How to Get Your Lazy Horse Move Forward

Get Lazy Horse Move Forward, Jane Savoie, 6 steps horse driving aids, lazy horse, forward horse, energetic horse, horse training, dressage horse, Jane Savoie, dressage training, horse riding aids, sensitize horse

Get Lazy Horse Move Forward, Jane Savoie, 6 steps horse driving aids, lazy horse, forward horse, energetic horse, horse training, dressage horse, Jane Savoie, dressage training, horse riding aids, sensitize horse

By Jane Savoie

Are you sick and tired of doing all the work while your lazy horse plods along without energy? Remember that a horse can feel a fly on his side, so logically there's no reason for him to be dull to your legs.

Here are six steps to put your horse in front of your driving aids:

1. Give a light leg aid - one feather light squeeze with both calves.

2. Your horse must react instantly and eagerly. If he does not, DO NOT adjust your aid by repeating it or making it stronger. If you do, you are letting your horse train you!

3. Instead, correct him by sending him forward. Before you actually correct your horse for a dull or non-existent reaction to your leg, consider his temperament. The easy-going fellow might need a few taps with the whip or a few bumps from your legs to send him forward. But the sensitive soul might only need a brush with the whip to get the same reaction. The point is to get a clearly forward, hot-off-the-leg answer. You do not want to terrorize him. Also, if your horse is the type that bucks when you use the whip, it is better to bump him with your legs instead. First of all, you do not want to get bucked off! In addition, if he bucks, he is obviously not going forward, so he has missed the whole point of why you corrected him.

So, close both of your legs very lightly on his sides to ask for his version of a lengthening. If he does not respond, send him forward for eight to ten strides by tapping with the whip or giving him a couple of bumps with your legs. Keep in mind that at this point all you are looking for is some type of forward reaction. It doesn't necessarily have to be a pretty answer. It is fine if he puts his head up in the air and rushes off. None of those reactions matter in the beginning. Your only goal when you start this process is to get some kind of enthusiastic answer that shows your horse is paying attention to you. While you are sending him forward, maintain a light contact with his mouth, but do not give any rein aids. There is no point in using the reins if he's not thinking forward.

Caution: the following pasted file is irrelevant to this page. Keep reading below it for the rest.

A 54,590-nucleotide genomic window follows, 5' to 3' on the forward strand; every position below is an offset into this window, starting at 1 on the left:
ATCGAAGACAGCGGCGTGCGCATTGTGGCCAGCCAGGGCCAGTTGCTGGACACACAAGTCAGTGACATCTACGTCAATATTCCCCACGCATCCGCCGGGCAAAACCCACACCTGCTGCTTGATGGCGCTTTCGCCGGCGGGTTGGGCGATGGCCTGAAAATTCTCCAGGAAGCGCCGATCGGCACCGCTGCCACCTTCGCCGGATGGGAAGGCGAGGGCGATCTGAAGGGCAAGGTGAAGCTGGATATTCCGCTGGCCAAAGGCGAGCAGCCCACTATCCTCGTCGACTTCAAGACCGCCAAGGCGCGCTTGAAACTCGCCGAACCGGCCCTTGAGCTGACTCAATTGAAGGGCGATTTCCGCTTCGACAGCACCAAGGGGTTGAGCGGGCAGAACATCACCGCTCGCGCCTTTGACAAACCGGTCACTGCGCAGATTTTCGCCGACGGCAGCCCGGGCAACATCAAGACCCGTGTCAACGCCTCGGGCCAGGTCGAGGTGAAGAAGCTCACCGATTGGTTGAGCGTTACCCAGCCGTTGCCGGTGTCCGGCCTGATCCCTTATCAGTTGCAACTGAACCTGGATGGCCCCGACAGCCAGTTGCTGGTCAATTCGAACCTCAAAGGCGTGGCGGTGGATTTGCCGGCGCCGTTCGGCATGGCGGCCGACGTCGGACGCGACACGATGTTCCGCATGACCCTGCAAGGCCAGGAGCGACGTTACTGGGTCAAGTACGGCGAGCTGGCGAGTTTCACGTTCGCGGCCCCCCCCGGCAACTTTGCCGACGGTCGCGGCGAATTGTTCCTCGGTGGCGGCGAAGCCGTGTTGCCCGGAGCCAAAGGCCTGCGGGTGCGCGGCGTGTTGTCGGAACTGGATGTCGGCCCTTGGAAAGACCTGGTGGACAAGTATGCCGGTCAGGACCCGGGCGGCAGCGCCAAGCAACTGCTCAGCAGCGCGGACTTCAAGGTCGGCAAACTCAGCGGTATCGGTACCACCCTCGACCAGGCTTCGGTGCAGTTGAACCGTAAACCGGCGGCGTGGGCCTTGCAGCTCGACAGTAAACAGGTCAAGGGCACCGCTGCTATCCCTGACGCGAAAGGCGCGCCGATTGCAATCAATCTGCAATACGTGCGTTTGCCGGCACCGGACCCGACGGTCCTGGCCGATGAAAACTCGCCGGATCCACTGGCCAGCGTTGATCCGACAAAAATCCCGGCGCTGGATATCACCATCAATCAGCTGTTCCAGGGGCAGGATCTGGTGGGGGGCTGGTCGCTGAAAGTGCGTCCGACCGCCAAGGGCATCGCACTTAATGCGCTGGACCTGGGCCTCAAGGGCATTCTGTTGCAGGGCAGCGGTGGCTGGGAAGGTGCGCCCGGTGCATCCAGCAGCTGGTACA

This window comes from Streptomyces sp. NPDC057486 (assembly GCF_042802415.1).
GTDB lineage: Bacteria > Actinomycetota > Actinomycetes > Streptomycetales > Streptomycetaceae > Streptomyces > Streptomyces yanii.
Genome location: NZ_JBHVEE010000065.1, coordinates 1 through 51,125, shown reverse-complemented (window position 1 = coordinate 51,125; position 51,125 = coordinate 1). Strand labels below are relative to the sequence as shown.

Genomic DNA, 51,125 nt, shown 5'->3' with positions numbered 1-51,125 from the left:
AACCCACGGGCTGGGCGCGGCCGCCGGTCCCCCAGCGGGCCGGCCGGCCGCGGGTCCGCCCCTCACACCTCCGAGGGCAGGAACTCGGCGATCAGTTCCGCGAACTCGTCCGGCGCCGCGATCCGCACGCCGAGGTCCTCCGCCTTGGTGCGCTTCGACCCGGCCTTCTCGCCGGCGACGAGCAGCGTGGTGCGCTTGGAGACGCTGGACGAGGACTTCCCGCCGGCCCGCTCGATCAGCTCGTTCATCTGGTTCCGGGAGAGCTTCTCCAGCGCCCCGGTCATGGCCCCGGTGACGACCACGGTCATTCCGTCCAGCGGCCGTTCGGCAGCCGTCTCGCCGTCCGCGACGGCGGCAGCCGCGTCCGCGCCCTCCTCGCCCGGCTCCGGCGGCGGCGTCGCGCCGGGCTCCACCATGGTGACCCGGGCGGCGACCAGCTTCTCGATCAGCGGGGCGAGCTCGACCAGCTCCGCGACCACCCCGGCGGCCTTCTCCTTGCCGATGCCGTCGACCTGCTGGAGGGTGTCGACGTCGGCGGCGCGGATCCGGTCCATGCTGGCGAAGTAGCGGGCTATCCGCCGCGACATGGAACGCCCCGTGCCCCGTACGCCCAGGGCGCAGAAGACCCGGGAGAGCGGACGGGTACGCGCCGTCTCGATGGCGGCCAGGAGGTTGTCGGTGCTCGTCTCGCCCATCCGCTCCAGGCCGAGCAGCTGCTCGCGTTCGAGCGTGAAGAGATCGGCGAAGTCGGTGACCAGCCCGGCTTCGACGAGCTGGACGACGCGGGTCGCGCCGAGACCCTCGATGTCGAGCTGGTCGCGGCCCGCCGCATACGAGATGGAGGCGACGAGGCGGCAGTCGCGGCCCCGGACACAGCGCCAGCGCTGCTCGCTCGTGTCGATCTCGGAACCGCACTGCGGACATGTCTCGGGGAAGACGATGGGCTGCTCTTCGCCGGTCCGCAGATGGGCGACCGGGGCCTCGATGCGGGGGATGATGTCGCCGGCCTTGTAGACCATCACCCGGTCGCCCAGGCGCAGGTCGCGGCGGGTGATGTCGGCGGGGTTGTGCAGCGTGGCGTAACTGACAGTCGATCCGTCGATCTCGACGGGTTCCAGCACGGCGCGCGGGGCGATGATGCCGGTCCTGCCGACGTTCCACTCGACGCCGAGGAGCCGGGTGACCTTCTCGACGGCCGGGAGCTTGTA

4. RETEST. Once you have chased him forward, go back to a normal working trot. Ask for the lengthening again by RETESTING with a light leg aid. Retesting by closing both calves lightly is the most important step in the entire process. If you do not retest, your horse only becomes duller. That is because you have only taught him to go forward when he feels the whip or kicking. You have not taught him anything about reacting to a light leg aid unless you retest.

5. Accept nothing less than a 100 percent response (99.9 percent isn't good enough!). If his reaction to your legs is better or pretty good but not wholeheartedly forward, repeat the whole process from the beginning until he makes a 100 percent effort.

6. When you RETEST, if he responds by immediately going forward energetically, praise generously. At this point it is still okay if he breaks into the canter when you do the retest. Later on, through repetition and reward, you can explain to him that you just want a lengthening in the trot. But for the moment, ANY forward reaction deserves to be rewarded.

About the Author - Jane Savoie has been long-listed by the USET with several horses, won nine Horse of the Year awards and three National Freestyle Championships, and was the reserve rider for the bronze medal winning U.S. Olympic Dressage Team in Barcelona, Spain. She was the Olympic dressage coach for the Canadian 3-Day Eventing Team in Atlanta in 1996 and Athens in 2004, and coached several top dressage and eventing riders in preparation for the 2000 Sydney Olympics, including team bronze medal winner Sue Blinks. The author of best-selling books That Winning Feeling!, Cross-Train Your Horse, and More Cross-Training, and producer of several dressage training DVDs, Jane is also a frequent contributor to many leading horse magazines and a popular motivational speaker.

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Main Photo: Steven Lilley/Flickr 


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